Thanks to NetGalley for granting my wish to access this ARC! For anyone who is interested in the history of disease, this book is a dream come true. The author delves into each disease with a thoughtful manner and straightforward way, using maps of the world to show the spread of each illness. These maps add a new dimension of understanding to the text, and underscore how devastating the spread of disease can be. The trail of germs is traced across the continents for each disease, adding a quiet horror to the author’s words.  This alone makes the book worth buying – no other book I’ve read with this subject has illustrations quite like this. Interspersed in the chapters are other bits of artwork, either paintings of people suffering or government posters warning townfolk of the ravages of the flu, yellow fever, measles, and the like. THE ATLAS OF DISEASE stands out head and shoulders among other novels in this genre.

There are 4 sections to the book: airborne, waterborne, insects and animals, and human to human. Each chapter in the section then outlines a disease, from AIDS to Zika. The opening page has the disease name, the causal agent, transmission, symptoms, incidence and deaths, prevalence, prevention, treatment, and global strategy. For example, diptheria’s incidence and deaths statement lets us know that the germ causes around 5,000 cases per year worldwide, with 5-10% cases being fatal. The global strategy notes that there are childhood vaccination programs, but the World Health Organization (WHO) describes it as a “forgotten” disease. On the opposite page there is a painting by Francisco de Goya showing a man holding a child on his lap, supporting his head with his left hand while he probes the child’s mouth with his right. The work is entitled El Lazarillo de Tormes or El Garrotillo (“Diptheria”). When you turn the page you see illustrations of how the illness attacks the lining of the throat, causing the victim to strangle and suffocate.

I can honestly say I have learned more from this book than from many others I’ve read. The writer’s style is straightforward, sharing facts without drama, and extremely easy to comprehend. You won’t need a medical background to appreciate ATLAS. The author’s fascination with these illnesses is clearly portrayed on every page, as well as her depth of research. I cannot say enough superlatives about this book – it is far and away the best work I’ve read this year.  If you are a devotee of disease, you will treasure this work forever.  And for those of you who are not – please still read this. You will learn, you will be shocked, and you will appreciate the fragility of life.

Pick up your copy here.

Under The Knife by Arnold Van de Laar

In Under the Knife, surgeon Arnold Van de Laar uses his own experience and expertise to tell the witty history of the past, present, and future of surgery.
From the story of the desperate man from seventeenth-century Amsterdam who grimly cut a stone out of his own bladder to Bob Marley’s deadly toe, Under the Knife offers all kinds of fascinating and unforgettable insights into medicine and history via the operating theatre.
What happens during an operation? How does the human body respond to being attacked by a knife, a bacterium, a cancer cell or a bullet? And, as medical advances continuously push the boundaries of what medicine can cure, what are the limits of surgery?
From the dark centuries of bloodletting and of amputations without anaesthetic to today’s sterile, high-tech operating theatres, Under the Knife is both a rich cultural history and a modern anatomy class for us all.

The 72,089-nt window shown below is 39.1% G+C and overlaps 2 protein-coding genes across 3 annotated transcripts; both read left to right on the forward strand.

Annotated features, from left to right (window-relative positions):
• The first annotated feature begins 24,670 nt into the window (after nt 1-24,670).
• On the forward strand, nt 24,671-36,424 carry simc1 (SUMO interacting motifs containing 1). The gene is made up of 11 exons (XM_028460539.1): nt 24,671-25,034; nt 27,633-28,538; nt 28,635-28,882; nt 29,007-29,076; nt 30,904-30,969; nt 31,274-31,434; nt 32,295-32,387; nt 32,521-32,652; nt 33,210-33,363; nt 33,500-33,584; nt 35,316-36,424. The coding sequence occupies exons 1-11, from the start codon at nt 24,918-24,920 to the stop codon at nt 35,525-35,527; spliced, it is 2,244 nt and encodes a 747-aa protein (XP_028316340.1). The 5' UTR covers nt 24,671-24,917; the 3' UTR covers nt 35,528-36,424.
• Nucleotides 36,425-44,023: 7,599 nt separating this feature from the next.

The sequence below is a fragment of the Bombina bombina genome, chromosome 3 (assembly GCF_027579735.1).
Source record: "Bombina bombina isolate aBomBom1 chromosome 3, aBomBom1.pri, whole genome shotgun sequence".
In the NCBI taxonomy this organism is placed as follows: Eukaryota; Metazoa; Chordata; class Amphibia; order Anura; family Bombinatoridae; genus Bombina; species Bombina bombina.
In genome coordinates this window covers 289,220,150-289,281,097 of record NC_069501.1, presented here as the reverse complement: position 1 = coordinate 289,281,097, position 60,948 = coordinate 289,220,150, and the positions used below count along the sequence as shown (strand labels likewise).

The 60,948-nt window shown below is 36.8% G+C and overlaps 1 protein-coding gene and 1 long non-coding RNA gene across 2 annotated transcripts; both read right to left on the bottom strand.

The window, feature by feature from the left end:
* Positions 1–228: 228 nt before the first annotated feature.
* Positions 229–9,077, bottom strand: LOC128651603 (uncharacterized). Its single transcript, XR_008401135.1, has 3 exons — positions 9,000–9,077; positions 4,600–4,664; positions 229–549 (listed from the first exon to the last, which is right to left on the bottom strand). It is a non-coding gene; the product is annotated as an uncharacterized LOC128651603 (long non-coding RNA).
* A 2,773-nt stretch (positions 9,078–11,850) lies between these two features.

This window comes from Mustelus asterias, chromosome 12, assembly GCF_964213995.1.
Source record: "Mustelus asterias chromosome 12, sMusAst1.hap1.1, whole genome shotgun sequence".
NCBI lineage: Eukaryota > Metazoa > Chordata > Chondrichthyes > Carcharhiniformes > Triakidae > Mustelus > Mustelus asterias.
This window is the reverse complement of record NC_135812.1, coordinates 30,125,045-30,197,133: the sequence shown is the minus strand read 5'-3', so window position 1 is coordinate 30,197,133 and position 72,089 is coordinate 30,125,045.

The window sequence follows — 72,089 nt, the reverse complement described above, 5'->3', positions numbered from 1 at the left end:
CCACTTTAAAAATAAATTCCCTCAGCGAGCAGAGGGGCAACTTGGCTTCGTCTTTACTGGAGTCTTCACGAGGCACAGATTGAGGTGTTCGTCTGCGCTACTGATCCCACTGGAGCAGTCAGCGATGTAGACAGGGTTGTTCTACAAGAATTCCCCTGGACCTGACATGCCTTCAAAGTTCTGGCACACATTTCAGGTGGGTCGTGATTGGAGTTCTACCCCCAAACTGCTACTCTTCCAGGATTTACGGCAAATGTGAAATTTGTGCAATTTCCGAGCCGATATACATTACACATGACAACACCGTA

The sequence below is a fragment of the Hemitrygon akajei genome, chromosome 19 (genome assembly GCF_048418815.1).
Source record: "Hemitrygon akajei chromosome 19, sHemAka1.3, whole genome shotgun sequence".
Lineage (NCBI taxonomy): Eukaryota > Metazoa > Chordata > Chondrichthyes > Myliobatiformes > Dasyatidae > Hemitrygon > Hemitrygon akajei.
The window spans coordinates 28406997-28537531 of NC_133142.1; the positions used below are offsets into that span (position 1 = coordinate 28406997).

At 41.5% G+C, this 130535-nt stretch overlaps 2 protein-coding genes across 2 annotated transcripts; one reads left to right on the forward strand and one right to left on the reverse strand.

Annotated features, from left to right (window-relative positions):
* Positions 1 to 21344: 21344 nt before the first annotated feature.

Thanks to NetGalley for this ARC!

I have read many medical history books before but none of them were as gruesomely interesting as this one. The juxtaposition of the gory surgeries and the dry writing makes for an excellent read. So many different surgeries are discussed in this book, it seems, that there should be something for everyone. If you are a fan of spurting blood, swollen intestines, gangrene, and reading about a man performing surgery on himself without anesthesia, then this book is definitely for you. If you are the squeamish type, stop reading immediately and find something else.

Each one of the 28 chapters discusses a different type of surgery, complete with history and famous examples. Some of the people van de Laar writes about are JFK, Bob Marley, Lenin, and Napoleon. I can honestly say that I learned multiple new facts in each chapter. This, plus the straight-up medical language (that may be incomprehensible to most people) made this book a winner for me. I have a medical background so this was an easy read, but I can see most people trying to figure out some of the jargon and getting discouraged. The author does provide many explanations and word sources (such as Latin or Italian) as well as a glossary at the end, but there is also a good deal of medical verbiage. The chapter also brings us into the present time, and how this surgery is performed using clean instruments and updated techniques.

As I mentioned before, the gore factor is extremely high. I don’t recall ever experiencing this level of detail, even in books containing Hannibal Lecter. A simple sentence telling us that the Sun King only bathed once or twice in his lifetime, and generously opened a window so a visitor could have fresh air speaks volumes. Can’t you just smell the stench from here?!?

There are also chapters on eunuchs, ancient Rome, and bloodletting. The detail in which van de Laar describes each procedure is magnificent. Facts just keep unrolling on the page, with minimal asides for the human detail found in so many other books written by doctors (such as Sandeep Jauhar or Atul Gawande). The book is nearly devoid of emotion; there are only procedures and facts.

I absolutely loved this book. I also may never be able to get some of the gory images out of my mind – but that’s ok.

Want your own copy? You can pick it up

.

21 Lessons for the 21st Century by Yuval Noah Harari

FROM THE AUTHOR OF THE MILLION COPY BESTSELLER SAPIENS